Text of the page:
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Book Review- Odimegwu Onwumere's Edutainment Novel

By Odimegwu Onwumere

An x-ray on the two sides of the human nature, from the horizon to timeline infinity: A literature with varying amounts of entertainment, distractions, vices, virtues and every day trivialities.

Title: "The Many Wrong Doings of Madam Do-Good"
Author: Odimegwu Onwumere (c) 2009
Reviewer: Ugochi Ugo
Publisher: Mcdyke Printers
Genre: Prose

Odimegwu Onwumere's book is an edutainment summary of the many cracks in the walls of contemporary Nigeria . The book comes with many instances and provides quite a balanced assessment of life. Unlike what the tittle might suggest, Onwumere's book is not limited to painting Madam Do-Good as the only villain but rather it examines such villains as Hope's parents who reduced her to someone from who no-good-can-come. For why would a mother pursue her own happiness and abandon her little daughter to an abusive father who takes out the bitterness of life from his only daughter who is only but a child? What about the pedophile Prieye who lusts after a child without the features of a grown woman, and also the police who take bribe on the road and forget their duties and the drivers who give them as well?

Onwumere throws light on the problems facing the Nigerian citizens. The dilapidated infrastructures, the lack of amenities and the misplaced values, which sees the interest of the people border primarily on the acquisition of wealth but not how it is got, which is why people quest for money, no matter the means. Whether they have to join the police force and legitimize bribery; rob, defraud, kill for rituals or worst still run a prostitution ring with children barely out of diapers.

The book x-rays the ill effects of broken homes. How the children most often bear the brunt of the wrong choices of the parents. It also skillfully exposes the girl-child as a victim of abuse both at home and away from home.

Through the protagonist, Onwumere tactfully answers the question "What is in a name?" Hope as her name goes struggles to live above the shackles of despair. She presents to the reader a vision of a greater tomorrow, like the Igbo version of her name “Nke ihu ka” (meaning, the best is yet to come). Hope is a brave girl who left a familiar environment ( Obuaku Village ) and travels to Port Harcourt, a city she had only heard its name, in search of a better life with her mother. In Port Harcourt the very first person Hope walks up to, pays attention to her predicaments, which is every stranger's wish. For a child who has seen abuse even the common act of pointing out to a stone in the way will be understood as kindness and will paint the picture of a stranger as an angel. Therefore, the decision of Madam Do-Good to make Hope one of her victims is a gross betrayal of trust. The good part is that Hope endures to the end.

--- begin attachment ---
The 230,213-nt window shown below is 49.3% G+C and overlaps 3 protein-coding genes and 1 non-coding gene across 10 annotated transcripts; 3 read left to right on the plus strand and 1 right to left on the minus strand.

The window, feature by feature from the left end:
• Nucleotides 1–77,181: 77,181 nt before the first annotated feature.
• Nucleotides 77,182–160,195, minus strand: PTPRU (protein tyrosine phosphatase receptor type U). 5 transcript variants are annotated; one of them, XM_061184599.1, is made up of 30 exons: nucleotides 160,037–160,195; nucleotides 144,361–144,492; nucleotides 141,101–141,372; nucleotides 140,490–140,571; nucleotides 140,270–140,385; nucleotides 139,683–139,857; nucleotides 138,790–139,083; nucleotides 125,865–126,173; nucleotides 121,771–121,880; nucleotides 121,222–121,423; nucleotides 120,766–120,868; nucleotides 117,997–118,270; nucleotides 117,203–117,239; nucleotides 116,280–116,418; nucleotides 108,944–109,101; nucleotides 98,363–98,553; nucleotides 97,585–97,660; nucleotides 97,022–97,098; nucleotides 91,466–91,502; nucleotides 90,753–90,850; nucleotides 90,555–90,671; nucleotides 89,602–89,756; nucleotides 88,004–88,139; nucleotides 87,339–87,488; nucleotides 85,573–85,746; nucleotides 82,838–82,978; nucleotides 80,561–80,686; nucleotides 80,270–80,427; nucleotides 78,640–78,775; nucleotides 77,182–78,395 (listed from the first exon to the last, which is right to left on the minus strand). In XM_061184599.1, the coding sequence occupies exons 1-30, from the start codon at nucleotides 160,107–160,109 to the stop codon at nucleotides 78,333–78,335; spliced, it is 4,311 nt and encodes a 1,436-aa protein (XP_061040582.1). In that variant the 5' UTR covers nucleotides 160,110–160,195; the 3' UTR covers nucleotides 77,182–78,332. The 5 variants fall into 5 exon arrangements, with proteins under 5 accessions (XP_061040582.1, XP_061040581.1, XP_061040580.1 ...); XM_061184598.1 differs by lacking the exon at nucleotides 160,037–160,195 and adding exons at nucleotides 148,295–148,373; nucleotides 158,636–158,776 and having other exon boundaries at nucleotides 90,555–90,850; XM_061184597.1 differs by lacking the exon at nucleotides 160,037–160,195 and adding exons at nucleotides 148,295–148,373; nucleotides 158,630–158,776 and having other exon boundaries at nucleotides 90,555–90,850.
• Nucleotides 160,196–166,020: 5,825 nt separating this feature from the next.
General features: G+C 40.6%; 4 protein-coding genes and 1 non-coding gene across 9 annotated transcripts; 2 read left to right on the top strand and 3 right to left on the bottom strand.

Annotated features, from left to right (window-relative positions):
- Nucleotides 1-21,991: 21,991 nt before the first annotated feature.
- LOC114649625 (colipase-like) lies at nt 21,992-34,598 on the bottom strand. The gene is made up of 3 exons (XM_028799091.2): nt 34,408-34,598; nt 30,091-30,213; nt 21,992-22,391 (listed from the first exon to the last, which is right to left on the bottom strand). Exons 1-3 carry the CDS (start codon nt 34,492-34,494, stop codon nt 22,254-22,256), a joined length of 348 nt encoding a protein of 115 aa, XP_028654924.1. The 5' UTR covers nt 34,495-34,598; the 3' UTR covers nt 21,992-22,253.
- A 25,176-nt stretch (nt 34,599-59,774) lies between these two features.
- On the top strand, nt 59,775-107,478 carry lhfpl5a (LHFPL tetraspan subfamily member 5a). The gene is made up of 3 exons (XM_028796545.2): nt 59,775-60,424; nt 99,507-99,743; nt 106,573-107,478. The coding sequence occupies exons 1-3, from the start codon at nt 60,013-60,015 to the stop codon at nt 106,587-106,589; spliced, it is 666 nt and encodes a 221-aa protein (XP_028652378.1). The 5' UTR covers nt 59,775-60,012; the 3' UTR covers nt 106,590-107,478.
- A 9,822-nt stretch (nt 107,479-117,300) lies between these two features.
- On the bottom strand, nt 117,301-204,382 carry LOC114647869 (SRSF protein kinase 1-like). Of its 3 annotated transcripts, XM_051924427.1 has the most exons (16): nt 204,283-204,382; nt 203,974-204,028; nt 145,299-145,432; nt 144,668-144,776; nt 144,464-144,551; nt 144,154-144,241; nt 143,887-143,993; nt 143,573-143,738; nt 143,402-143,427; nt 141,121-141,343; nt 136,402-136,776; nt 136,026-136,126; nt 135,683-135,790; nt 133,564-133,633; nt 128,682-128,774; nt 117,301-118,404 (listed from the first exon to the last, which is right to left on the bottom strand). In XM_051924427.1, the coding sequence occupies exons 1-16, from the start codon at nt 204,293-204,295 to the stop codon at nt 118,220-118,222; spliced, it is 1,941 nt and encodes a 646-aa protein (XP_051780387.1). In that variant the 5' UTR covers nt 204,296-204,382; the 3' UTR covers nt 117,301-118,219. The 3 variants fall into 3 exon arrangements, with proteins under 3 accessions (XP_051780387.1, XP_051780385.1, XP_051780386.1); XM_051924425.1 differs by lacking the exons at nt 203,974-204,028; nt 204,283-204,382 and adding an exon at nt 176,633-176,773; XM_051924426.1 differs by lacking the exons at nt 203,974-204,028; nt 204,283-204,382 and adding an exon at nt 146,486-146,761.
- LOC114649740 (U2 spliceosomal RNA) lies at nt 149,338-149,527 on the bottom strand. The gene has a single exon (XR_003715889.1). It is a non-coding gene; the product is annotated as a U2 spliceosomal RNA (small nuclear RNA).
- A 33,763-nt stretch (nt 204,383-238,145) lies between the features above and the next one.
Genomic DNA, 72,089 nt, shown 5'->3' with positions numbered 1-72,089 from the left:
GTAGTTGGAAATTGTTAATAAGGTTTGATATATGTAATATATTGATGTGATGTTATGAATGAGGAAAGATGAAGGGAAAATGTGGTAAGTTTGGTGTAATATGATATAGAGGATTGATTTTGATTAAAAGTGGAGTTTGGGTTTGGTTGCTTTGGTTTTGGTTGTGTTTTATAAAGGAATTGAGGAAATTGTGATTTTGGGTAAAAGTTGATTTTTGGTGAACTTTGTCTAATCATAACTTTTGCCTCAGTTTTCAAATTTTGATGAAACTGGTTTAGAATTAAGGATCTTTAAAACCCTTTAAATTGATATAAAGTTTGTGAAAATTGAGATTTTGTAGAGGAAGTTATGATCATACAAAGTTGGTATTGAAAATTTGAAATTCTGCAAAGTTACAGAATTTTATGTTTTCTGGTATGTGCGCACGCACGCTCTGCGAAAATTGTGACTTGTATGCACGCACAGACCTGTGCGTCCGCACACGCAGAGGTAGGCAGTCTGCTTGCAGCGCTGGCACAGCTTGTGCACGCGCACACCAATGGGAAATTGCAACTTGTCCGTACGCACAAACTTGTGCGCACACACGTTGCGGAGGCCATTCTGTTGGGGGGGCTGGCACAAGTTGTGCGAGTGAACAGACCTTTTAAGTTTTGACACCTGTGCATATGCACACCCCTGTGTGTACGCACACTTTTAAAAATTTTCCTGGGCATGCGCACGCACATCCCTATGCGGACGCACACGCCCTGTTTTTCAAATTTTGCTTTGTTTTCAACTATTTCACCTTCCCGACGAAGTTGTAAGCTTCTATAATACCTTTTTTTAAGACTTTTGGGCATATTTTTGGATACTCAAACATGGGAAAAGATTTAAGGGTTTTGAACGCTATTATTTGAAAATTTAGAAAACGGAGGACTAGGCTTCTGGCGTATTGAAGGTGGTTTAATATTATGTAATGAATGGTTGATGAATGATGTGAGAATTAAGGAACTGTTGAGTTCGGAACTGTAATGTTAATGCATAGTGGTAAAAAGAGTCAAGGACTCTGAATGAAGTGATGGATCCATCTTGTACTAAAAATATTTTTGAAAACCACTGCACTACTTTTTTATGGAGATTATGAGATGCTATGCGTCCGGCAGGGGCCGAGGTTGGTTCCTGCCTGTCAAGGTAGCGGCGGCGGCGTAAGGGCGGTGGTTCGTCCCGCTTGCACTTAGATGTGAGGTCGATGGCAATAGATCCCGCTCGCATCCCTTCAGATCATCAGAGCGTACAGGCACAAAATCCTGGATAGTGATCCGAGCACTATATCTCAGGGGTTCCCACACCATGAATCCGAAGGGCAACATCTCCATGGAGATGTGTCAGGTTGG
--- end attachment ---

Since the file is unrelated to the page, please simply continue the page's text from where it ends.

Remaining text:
A critical view of the book in the opening chapter, the writer points a picture of a man who has lived alone with his daughter for a long time but that is not the case. The truth is that they have been alone for only two months. Unless of course he wants to cast "furious" on Mr. John as a brute, who has so abused his daughter in such a short time as to make the neighbors write him off.

Again, in Port Harcourt , while Hope converses with Madam Do-Good, her discourse sounds much more mature than that of a frightened 12-year-old. In addition, Hope who has just met Madam Do-Good readily forgets her predicaments and her mother whom she had set out to look for, without any persuasion whatsoever.

A few inaccuracies can be seen also in the language rules used in this book. For instance in pg5 “Are you not seeing ----?" 'See' is a stative verb, which does not bear -ing except as a participial or gerund. Therefore, it should read, "Do you not see…?” Pg 6 “I am not having …" should be “I do not have…” Others are the addition of "to " before abroad in Pg27, the omission of "the" before village in Pg11 omission of "a" before strong blow in Pg12, omission of "a "before noise in Pg33, the misplacement of comma in the sentence, ?“Though, this was not the first time Hope's poor performance at school irked her father and he decided to teach her a few lessons" which gives it the impression of a sentence fragment, and the spelling boo-boo of 'except' for 'expect' in Pg12 and 'gravy' for 'grave' in Pg 34. But I may say that the writer used poetic license in these areas and is free from any form of criticism.

In any case, the book makes a compelling case that there is a large unused potential in Nigeria whether in human resources or natural resources and that, if well tapped onto can improve the lives and the conditions of the citizens.

This book conveys an optimistic, but also a cautious message, since there are many examples of vices as well. While the instances in the book fit very well into the argument the author is leading, I am left to wonder whether there are examples that did not fit into the theme and thus are not to be found in the book.

All together, "The Many Wrong Doings of Madam Do-Good" is a very recommendable book, informative and well written. It bridges the gap between books for children and the ones for adults.

Miss Ugochi Ugo is an English Scholar based in Aba , Abia State . +2348036830257. Email: [email protected]